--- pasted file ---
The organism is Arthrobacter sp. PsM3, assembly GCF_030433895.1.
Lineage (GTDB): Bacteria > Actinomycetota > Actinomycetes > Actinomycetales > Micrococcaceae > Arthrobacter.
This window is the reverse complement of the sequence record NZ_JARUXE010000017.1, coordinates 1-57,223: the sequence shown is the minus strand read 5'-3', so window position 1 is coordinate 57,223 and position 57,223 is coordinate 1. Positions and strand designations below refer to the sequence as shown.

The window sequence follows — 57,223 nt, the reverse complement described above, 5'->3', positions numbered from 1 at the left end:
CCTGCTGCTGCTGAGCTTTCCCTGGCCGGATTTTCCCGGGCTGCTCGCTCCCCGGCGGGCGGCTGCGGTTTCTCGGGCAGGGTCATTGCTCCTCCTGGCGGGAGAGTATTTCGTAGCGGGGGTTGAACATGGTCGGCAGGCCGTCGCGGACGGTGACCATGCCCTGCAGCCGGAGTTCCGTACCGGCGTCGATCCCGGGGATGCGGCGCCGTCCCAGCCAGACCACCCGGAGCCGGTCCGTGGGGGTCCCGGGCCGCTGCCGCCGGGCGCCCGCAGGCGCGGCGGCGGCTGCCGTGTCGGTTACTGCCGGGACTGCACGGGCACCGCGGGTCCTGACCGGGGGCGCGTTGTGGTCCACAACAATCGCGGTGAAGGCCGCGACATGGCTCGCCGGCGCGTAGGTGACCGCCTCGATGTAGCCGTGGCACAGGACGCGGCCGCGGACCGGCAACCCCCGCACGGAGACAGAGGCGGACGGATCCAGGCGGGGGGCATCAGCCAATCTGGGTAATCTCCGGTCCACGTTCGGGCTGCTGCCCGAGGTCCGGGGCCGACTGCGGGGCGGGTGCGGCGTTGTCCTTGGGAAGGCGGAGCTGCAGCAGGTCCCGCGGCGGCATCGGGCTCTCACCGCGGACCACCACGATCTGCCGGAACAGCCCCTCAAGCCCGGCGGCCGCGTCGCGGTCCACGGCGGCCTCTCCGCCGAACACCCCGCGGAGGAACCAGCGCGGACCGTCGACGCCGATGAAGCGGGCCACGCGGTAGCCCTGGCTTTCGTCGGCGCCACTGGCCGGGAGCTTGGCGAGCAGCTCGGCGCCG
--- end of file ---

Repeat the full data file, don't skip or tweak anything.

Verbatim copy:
The organism is Arthrobacter sp. PsM3, assembly GCF_030433895.1.
Lineage (GTDB): Bacteria > Actinomycetota > Actinomycetes > Actinomycetales > Micrococcaceae > Arthrobacter.
This window is the reverse complement of the sequence record NZ_JARUXE010000017.1, coordinates 1-57,223: the sequence shown is the minus strand read 5'-3', so window position 1 is coordinate 57,223 and position 57,223 is coordinate 1. Positions and strand designations below refer to the sequence as shown.

The window sequence follows — 57,223 nt, the reverse complement described above, 5'->3', positions numbered from 1 at the left end:
CCTGCTGCTGCTGAGCTTTCCCTGGCCGGATTTTCCCGGGCTGCTCGCTCCCCGGCGGGCGGCTGCGGTTTCTCGGGCAGGGTCATTGCTCCTCCTGGCGGGAGAGTATTTCGTAGCGGGGGTTGAACATGGTCGGCAGGCCGTCGCGGACGGTGACCATGCCCTGCAGCCGGAGTTCCGTACCGGCGTCGATCCCGGGGATGCGGCGCCGTCCCAGCCAGACCACCCGGAGCCGGTCCGTGGGGGTCCCGGGCCGCTGCCGCCGGGCGCCCGCAGGCGCGGCGGCGGCTGCCGTGTCGGTTACTGCCGGGACTGCACGGGCACCGCGGGTCCTGACCGGGGGCGCGTTGTGGTCCACAACAATCGCGGTGAAGGCCGCGACATGGCTCGCCGGCGCGTAGGTGACCGCCTCGATGTAGCCGTGGCACAGGACGCGGCCGCGGACCGGCAACCCCCGCACGGAGACAGAGGCGGACGGATCCAGGCGGGGGGCATCAGCCAATCTGGGTAATCTCCGGTCCACGTTCGGGCTGCTGCCCGAGGTCCGGGGCCGACTGCGGGGCGGGTGCGGCGTTGTCCTTGGGAAGGCGGAGCTGCAGCAGGTCCCGCGGCGGCATCGGGCTCTCACCGCGGACCACCACGATCTGCCGGAACAGCCCCTCAAGCCCGGCGGCCGCGTCGCGGTCCACGGCGGCCTCTCCGCCGAACACCCCGCGGAGGAACCAGCGCGGACCGTCGACGCCGATGAAGCGGGCCACGCGGTAGCCCTGGCTTTCGTCGGCGCCACTGGCCGGGAGCTTGGCGAGCAGCTCGGCGCCG